Called "The Granary of India" or "The Bread Basket of India", Indian Punjab produces 1% of the world's rice, 2% of its wheat, and 2% of its cotton. In 2001, it was recorded that farmers made up 39% of Indian Punjab's workforce.
He left Rajagaha and practised under two hermit teachers of yogic meditation. After mastering the teachings of Alara Kalama (Skr. Ārāḍa Kālāma), he was asked by Kalama to succeed him. However, Gautama felt unsatisfied by the practice, and moved on to become a student of yoga with Udaka Ramaputta (Skr. Udraka Rāmaputra). With him, he achieved high levels of meditative consciousness and was again asked to succeed his teacher. But, once more, he was not satisfied, and again moved on.
The history of India includes the prehistoric settlements and societies in the Indian subcontinent; the Indus Valley Civilisation; the eventual blending of the Indo-Aryan culture to form the Vedic Civilisation; the rise of Hinduism, Jainism, and Buddhism; the onset of a succession of powerful dynasties and empires for more than three millennia throughout various geographic areas of the Indian subcontinent, including the growth of Muslim dominions during the Medieval period intertwined with Hindu powers; the advent of European traders and privateers, resulting in the establishment of British India; and the subsequent independence movement that led to the Partition of India and the creation of
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These texts began to ask the meaning of a ritual, adding increasing levels of philosophical and metaphysical speculation, or "Hindu synthesis". Increasing urbanisation of India between 800 and 400 BCE, and possibly the spread of urban diseases, contributed to the rise of ascetic movements and of new ideas which challenged the orthodox Brahmanism. These ideas led to Sramana movements, of which Mahavira (c. 549–477 BCE), proponent of Jainism, and Buddha (c. 563-483), founder of Buddhism, were the most prominent icons. The Greek army led by Alexander the Great stayed in the Hindu Kush region of South Asia for several years and then later moved into the Indus valley region.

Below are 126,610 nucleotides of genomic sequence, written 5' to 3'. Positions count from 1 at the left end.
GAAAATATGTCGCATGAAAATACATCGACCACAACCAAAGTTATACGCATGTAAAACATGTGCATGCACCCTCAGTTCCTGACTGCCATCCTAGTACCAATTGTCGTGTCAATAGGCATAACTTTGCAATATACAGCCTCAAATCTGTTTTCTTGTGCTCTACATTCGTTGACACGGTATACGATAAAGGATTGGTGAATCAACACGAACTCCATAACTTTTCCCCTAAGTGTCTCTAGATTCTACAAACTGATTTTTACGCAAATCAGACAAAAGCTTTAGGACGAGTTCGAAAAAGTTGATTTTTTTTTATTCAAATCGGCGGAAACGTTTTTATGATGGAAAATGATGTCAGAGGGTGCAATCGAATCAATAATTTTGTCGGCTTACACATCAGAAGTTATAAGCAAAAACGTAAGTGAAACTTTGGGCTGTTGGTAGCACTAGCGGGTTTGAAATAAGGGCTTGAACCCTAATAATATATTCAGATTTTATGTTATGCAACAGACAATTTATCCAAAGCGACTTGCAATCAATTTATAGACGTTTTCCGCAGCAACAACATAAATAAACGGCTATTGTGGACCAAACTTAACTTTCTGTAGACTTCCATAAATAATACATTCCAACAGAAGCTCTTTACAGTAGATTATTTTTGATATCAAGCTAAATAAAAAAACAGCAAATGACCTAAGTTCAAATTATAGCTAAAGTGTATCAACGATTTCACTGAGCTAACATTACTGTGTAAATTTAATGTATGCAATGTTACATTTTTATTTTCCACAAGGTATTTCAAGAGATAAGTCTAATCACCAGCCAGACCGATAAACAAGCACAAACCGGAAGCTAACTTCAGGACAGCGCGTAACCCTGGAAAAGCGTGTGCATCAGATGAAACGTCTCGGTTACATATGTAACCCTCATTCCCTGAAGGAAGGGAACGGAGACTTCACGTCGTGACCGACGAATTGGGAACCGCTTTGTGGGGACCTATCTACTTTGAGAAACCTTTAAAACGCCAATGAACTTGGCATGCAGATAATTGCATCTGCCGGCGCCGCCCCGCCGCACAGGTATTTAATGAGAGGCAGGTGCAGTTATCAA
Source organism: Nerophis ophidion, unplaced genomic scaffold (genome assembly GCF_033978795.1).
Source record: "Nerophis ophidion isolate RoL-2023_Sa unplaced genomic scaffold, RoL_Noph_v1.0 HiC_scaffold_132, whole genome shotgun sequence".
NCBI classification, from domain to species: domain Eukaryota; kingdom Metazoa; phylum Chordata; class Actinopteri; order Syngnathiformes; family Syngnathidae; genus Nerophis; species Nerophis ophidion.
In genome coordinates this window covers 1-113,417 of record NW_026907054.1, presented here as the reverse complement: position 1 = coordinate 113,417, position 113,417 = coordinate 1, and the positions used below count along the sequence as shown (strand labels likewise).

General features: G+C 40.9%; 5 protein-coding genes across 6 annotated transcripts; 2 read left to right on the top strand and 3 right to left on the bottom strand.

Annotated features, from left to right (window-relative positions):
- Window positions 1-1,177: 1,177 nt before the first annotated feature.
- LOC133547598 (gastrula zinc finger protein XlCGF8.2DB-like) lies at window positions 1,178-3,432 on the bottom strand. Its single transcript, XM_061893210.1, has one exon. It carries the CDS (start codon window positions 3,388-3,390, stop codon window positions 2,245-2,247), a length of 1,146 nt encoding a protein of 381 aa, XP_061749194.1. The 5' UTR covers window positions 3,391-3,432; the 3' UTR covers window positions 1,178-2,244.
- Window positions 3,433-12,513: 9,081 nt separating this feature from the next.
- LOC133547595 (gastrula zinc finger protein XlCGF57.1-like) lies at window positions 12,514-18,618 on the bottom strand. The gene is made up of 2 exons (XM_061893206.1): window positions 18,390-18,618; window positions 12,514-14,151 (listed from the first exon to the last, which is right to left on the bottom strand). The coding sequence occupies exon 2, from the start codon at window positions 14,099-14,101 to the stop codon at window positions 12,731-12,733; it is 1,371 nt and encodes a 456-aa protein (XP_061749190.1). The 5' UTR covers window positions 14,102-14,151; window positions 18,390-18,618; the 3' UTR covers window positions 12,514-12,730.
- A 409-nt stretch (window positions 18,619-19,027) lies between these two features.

The Harappan people of the Indus Valley Civilisation, which lasted from 3300 to 1400 BCE and was centered on the Indus and Ghaggar-Hakra river valleys, may have worshiped an important mother goddess symbolising fertility. Excavations of Indus Valley Civilisation sites show seals with animals and "fire‑altars", indicating rituals associated with fire. A linga-yoni of a type similar to that which is now worshiped by Hindus has also been found. Hinduism is often regarded as the oldest religion in the world, with roots tracing back to prehistoric times, over 5,000 years ago. Hinduism spread through parts of Southeastern Asia, China, Korea, and Japan.
This body of mythology is a mix of elements from the Tamil culture, Dravidian culture and Indus Valley cultures along with the Hindu religious aspects. The Tamil literature in parallel with the Sanskrit literature formed a major source of information on Hindu culture. The ancient Tamil epics forms the source of various historical figures in Hindu scripture like Agastya, Iravan, Patanjali etc. Ancient Tamil literature is the source of Tamil deities like Murugan and Kotravai, Tamil literature forms the source of history of Nataraja, Meenakshi, Tirupati, Rameswaram. Other names: Arumugam, sanmugam, singara velan, kathireshan, Karikeyan, Senani, Subramani and Tamizh mupaten.
Seals have been found at Mohenjo-Daro depicting a figure standing on its head, and another sitting cross-legged in what some call a yoga-like pose. This figure, sometimes known as a Pashupati, has been variously identified. Sir John Marshall identified a resemblance to the Hindu god, Shiva. After the end of the Indus Valley Civilization, there is a surprising absence of art of any great degree of sophistication until the Buddhist era. It is thought that this partly reflects the use of perishable organic materials such as wood.